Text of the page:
Ted Simons: Interesting. And again, the numbers, Mexico, exports in Mexico of 39%. Canada 10%, and Saudi Arabia, up 67 -- is that aircraft?

Dennis Hoffman: Well, yes, and it's often very low.

Ted Simons: I get it.

Ted Simons: Same thing with the Netherlands, up 61% from zero.

Dennis Hoffman: Sure, sure.

Ted Simons: We're talking about electronics, and we're talking about where these things are going. But, are we seeing public policy as a factor for this, or is it, basically, the nature of things?

Dennis Hoffman: It's pretty much the nature of things. Now, public policy, by the way, at the time, Ted, could do a better job, tariff reform, trans-pacific deal. If -- you know, I hear so much rhetoric around regulation and the business is stifled by regulation and fingers are pointed, you know, the usual suspects of, you know, the affordable care act, or taxes or don Frank, and those may, indeed, be holding some businesses back. But, if we had tariff reform, if we were able to ship goods and services to Asia, cheaper, than we do now, or to Europe, if we weren't fettered by the native structure, especially Ted, during a time when the dollar is so strong, so the cost of our exports has really gone up in the last few months to, you know, the country's that are trying to import the products.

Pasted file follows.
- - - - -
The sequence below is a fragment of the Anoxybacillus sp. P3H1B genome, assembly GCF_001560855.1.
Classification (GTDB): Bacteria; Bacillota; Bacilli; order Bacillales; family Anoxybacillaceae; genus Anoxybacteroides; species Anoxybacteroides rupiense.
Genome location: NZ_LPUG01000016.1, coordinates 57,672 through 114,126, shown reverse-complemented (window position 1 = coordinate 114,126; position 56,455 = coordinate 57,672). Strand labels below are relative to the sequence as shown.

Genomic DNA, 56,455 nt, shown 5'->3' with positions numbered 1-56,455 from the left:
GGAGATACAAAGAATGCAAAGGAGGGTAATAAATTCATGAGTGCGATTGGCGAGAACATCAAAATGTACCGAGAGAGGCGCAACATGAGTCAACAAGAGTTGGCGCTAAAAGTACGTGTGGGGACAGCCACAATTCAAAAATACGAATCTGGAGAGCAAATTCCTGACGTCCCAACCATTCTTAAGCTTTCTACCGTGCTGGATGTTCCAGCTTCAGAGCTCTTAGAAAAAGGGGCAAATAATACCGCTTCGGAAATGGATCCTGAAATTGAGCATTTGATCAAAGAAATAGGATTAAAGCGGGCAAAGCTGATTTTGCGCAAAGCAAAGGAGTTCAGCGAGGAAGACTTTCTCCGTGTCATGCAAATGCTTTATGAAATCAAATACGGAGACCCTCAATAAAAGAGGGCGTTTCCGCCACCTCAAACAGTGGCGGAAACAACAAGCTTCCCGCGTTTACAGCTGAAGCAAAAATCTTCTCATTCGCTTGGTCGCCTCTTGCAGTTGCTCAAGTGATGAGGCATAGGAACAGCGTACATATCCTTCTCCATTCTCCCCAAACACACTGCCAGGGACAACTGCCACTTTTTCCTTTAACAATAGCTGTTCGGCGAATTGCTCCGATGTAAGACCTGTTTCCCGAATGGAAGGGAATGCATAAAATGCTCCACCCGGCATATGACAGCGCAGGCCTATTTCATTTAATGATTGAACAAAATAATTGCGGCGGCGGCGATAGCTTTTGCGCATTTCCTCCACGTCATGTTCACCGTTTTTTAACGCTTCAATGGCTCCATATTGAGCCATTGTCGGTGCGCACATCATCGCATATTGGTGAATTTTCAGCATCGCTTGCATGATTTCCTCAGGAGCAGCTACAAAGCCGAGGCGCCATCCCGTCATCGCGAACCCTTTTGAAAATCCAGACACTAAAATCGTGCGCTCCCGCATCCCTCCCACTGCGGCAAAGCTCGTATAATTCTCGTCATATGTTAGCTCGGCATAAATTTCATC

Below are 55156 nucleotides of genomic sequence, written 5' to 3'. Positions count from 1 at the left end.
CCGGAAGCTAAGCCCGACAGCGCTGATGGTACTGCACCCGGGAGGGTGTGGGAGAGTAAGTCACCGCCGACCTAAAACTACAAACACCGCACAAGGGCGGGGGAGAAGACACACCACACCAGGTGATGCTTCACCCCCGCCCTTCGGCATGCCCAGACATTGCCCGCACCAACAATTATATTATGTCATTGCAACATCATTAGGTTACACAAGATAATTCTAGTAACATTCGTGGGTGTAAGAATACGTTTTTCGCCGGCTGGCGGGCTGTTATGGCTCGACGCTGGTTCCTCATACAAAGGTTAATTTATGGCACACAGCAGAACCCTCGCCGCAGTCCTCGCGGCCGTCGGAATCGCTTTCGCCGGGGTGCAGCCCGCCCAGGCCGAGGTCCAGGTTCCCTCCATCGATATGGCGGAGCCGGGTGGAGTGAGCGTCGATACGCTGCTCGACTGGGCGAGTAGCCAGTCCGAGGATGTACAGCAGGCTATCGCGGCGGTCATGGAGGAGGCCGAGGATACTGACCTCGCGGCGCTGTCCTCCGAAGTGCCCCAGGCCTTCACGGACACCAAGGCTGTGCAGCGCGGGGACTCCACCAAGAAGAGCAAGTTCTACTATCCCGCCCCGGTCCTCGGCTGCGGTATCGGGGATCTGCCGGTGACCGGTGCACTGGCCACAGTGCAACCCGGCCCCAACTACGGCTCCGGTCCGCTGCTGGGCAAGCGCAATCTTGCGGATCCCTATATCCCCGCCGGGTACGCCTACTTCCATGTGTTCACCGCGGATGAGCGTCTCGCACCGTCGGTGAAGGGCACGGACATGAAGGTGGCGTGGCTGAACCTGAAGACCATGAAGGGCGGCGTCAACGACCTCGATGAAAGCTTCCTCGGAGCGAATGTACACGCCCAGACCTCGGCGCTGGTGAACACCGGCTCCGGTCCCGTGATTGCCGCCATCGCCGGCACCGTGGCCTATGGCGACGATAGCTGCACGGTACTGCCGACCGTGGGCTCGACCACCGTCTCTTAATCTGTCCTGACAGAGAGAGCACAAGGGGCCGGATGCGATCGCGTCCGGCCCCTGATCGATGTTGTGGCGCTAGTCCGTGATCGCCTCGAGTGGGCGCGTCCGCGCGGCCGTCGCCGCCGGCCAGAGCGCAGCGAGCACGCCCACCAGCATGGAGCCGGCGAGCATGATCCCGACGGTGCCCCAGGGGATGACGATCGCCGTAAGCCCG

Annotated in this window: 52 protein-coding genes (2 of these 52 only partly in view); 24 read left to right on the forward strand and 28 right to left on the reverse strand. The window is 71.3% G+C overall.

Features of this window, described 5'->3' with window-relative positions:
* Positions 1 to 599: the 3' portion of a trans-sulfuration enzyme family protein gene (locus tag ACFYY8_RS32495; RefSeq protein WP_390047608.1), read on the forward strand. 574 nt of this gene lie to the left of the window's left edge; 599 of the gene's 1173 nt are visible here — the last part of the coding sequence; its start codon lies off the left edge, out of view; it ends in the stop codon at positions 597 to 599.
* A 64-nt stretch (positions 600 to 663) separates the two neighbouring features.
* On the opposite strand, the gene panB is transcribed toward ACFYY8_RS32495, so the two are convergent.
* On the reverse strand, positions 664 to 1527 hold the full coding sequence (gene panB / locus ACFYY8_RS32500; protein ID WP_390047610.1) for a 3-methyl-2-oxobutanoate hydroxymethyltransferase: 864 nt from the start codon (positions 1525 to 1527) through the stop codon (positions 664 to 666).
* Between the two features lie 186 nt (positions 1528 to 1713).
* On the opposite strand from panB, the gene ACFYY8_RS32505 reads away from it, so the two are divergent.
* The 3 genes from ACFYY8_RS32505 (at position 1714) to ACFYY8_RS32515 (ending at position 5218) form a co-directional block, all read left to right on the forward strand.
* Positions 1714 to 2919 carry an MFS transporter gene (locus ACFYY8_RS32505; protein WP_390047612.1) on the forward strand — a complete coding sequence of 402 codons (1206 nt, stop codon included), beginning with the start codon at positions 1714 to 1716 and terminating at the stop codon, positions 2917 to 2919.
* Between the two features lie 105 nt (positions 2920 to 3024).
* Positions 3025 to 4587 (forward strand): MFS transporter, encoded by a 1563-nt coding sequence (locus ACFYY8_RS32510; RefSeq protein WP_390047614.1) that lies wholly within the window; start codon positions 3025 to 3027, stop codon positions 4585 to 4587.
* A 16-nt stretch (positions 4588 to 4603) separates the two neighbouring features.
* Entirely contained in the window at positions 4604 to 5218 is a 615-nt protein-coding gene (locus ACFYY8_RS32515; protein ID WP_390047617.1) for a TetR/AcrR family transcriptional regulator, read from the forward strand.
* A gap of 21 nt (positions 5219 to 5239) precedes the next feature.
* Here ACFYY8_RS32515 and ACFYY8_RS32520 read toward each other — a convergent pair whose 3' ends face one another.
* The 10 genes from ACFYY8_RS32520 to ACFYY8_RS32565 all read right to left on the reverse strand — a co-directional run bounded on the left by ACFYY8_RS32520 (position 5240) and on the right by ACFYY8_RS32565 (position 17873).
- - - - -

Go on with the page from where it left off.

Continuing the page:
Ted Simons: But explain why that tariff structure exists in the first place.

Dennis Hoffman: It's an artifact of concerns over protecting certain areas, you know, unions had a strong presence, historically, and so it's a group of folks that are really concerned about protecting industry and protecting jobs at home. And one of the true tenants of economics is that free trade makes everybody better off. Certainly, there are local disruptions as that trade kicks in and jobs are lost in certain areas and people have to my great to other opportunities. But, as our export base grows, so will prosperity, and we really need to do a better job. My two things, when I hear about regulation, holding business back, I say two things. Give me comprehensive immigration reform and tariff reform, and watch this economy flourish.

Ted Simons: And as far as Arizona is concerned I would imagine a proximity to California ports, proximity to maybe Mexican ports, as well, and has to help. Are we taking full advantage of that?